The Canterbury Tales: The Perfect Love
The Canterbury Tales, written by Geoffrey Chaucer around 1386, is a collection of tale told by pilgrims on a religious pilgrimage. Three of these tales; "The Knight's Tale", "The Wife of Bath's Tale", and "The Franklin's Tale", involve different kinds of love and different love relationships. Some of the loves are based on nobility, some are forced and some are based on mutual respect for each partner. My idea of love is one that combines aspects from each of the tales told in The Canterbury Tales.
In "The Knights Tale", the love between the two knights and Emily is intensely powerful. The love that Palomon and Arcite feel towards Emily is so strong that the two knights feel that it is worth more than life. At one point Palomon says to Arcite, " Though I have no weapon here . . . either you shall die or you shall not love Emily." The love that Palomon feels for Emily is so overwhelming that he is willing to take on an armed man, in mortal combat, just for the love of a woman. Perhaps he feels that without her he will surely die, so why not die trying to win her.
The ironic fact about the relationship between the two knights and Emily is that Emily does not wish to marry either of the knights. she expresses this in a prayer to Diana, the goddess of chaste, " Well you know that I desire to be a maiden all my life; I never want to be either a beloved or a wife." This is so ironic because Arcite and Palomon are about to kill each other for her love and she doesn't want to beloved by either of them. She enjoys the thrills of maiden hood too much to have them ended by marriage.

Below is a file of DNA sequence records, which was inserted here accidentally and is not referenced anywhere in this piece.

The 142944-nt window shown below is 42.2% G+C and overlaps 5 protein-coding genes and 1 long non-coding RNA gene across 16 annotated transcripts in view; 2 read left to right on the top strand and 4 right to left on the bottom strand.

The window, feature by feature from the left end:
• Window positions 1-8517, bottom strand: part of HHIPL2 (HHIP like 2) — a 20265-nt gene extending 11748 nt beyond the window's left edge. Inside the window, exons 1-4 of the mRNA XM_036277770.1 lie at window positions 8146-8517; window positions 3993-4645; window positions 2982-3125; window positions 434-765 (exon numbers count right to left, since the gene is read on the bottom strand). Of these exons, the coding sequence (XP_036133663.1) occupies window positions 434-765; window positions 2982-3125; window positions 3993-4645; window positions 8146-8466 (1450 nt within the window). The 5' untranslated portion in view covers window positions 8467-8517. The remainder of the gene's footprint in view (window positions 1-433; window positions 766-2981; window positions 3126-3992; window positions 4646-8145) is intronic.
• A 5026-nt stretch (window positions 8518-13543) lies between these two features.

While all this is going on, no one stops to think that neither Arcite nor Palomon has ever even spoken to Emily. When Palomon and Arcite are in jail Palomon says, " The Beauty of the lady whom I see wandering yonder in the garden is the cause of all my cries and woes." This is not something That I would want to base my ideal love on. These two...
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